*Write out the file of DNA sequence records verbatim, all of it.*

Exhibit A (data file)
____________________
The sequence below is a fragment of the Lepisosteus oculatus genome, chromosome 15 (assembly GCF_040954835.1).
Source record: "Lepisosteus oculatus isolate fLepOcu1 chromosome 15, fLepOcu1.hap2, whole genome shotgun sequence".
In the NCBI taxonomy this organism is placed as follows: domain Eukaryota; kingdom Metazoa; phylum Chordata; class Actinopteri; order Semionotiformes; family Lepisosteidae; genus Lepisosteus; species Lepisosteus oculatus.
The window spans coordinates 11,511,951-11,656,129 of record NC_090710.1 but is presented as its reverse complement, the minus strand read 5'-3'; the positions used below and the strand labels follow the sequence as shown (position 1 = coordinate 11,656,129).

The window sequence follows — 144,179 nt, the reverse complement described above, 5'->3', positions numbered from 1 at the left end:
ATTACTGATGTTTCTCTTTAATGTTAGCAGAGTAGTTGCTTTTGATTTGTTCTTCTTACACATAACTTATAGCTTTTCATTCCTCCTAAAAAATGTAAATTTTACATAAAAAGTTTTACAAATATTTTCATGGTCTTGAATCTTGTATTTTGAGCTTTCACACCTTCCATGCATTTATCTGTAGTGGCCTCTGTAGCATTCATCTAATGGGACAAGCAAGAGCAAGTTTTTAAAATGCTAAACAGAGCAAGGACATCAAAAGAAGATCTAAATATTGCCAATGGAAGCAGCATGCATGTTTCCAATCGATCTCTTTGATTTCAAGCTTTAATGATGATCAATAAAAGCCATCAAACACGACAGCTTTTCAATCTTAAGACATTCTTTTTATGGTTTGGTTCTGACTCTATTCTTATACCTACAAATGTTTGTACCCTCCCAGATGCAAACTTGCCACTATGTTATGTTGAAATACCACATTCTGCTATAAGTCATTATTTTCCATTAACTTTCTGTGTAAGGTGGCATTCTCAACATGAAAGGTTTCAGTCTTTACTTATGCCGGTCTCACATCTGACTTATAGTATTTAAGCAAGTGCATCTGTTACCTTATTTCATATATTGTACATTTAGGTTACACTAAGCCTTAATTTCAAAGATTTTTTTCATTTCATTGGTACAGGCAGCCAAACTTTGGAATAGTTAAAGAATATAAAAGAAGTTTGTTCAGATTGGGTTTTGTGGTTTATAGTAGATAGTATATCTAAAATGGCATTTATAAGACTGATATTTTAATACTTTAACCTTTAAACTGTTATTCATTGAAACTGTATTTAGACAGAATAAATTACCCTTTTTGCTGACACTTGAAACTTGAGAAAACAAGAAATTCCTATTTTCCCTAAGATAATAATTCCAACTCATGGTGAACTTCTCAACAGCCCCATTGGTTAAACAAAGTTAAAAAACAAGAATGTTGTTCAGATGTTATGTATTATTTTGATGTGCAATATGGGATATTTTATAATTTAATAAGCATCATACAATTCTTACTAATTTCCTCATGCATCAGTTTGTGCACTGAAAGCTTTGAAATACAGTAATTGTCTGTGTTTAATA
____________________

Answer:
The sequence below is a fragment of the Lepisosteus oculatus genome, chromosome 15 (assembly GCF_040954835.1).
Source record: "Lepisosteus oculatus isolate fLepOcu1 chromosome 15, fLepOcu1.hap2, whole genome shotgun sequence".
In the NCBI taxonomy this organism is placed as follows: domain Eukaryota; kingdom Metazoa; phylum Chordata; class Actinopteri; order Semionotiformes; family Lepisosteidae; genus Lepisosteus; species Lepisosteus oculatus.
The window spans coordinates 11,511,951-11,656,129 of record NC_090710.1 but is presented as its reverse complement, the minus strand read 5'-3'; the positions used below and the strand labels follow the sequence as shown (position 1 = coordinate 11,656,129).

The window sequence follows — 144,179 nt, the reverse complement described above, 5'->3', positions numbered from 1 at the left end:
ATTACTGATGTTTCTCTTTAATGTTAGCAGAGTAGTTGCTTTTGATTTGTTCTTCTTACACATAACTTATAGCTTTTCATTCCTCCTAAAAAATGTAAATTTTACATAAAAAGTTTTACAAATATTTTCATGGTCTTGAATCTTGTATTTTGAGCTTTCACACCTTCCATGCATTTATCTGTAGTGGCCTCTGTAGCATTCATCTAATGGGACAAGCAAGAGCAAGTTTTTAAAATGCTAAACAGAGCAAGGACATCAAAAGAAGATCTAAATATTGCCAATGGAAGCAGCATGCATGTTTCCAATCGATCTCTTTGATTTCAAGCTTTAATGATGATCAATAAAAGCCATCAAACACGACAGCTTTTCAATCTTAAGACATTCTTTTTATGGTTTGGTTCTGACTCTATTCTTATACCTACAAATGTTTGTACCCTCCCAGATGCAAACTTGCCACTATGTTATGTTGAAATACCACATTCTGCTATAAGTCATTATTTTCCATTAACTTTCTGTGTAAGGTGGCATTCTCAACATGAAAGGTTTCAGTCTTTACTTATGCCGGTCTCACATCTGACTTATAGTATTTAAGCAAGTGCATCTGTTACCTTATTTCATATATTGTACATTTAGGTTACACTAAGCCTTAATTTCAAAGATTTTTTTCATTTCATTGGTACAGGCAGCCAAACTTTGGAATAGTTAAAGAATATAAAAGAAGTTTGTTCAGATTGGGTTTTGTGGTTTATAGTAGATAGTATATCTAAAATGGCATTTATAAGACTGATATTTTAATACTTTAACCTTTAAACTGTTATTCATTGAAACTGTATTTAGACAGAATAAATTACCCTTTTTGCTGACACTTGAAACTTGAGAAAACAAGAAATTCCTATTTTCCCTAAGATAATAATTCCAACTCATGGTGAACTTCTCAACAGCCCCATTGGTTAAACAAAGTTAAAAAACAAGAATGTTGTTCAGATGTTATGTATTATTTTGATGTGCAATATGGGATATTTTATAATTTAATAAGCATCATACAATTCTTACTAATTTCCTCATGCATCAGTTTGTGCACTGAAAGCTTTGAAATACAGTAATTGTCTGTGTTTAATA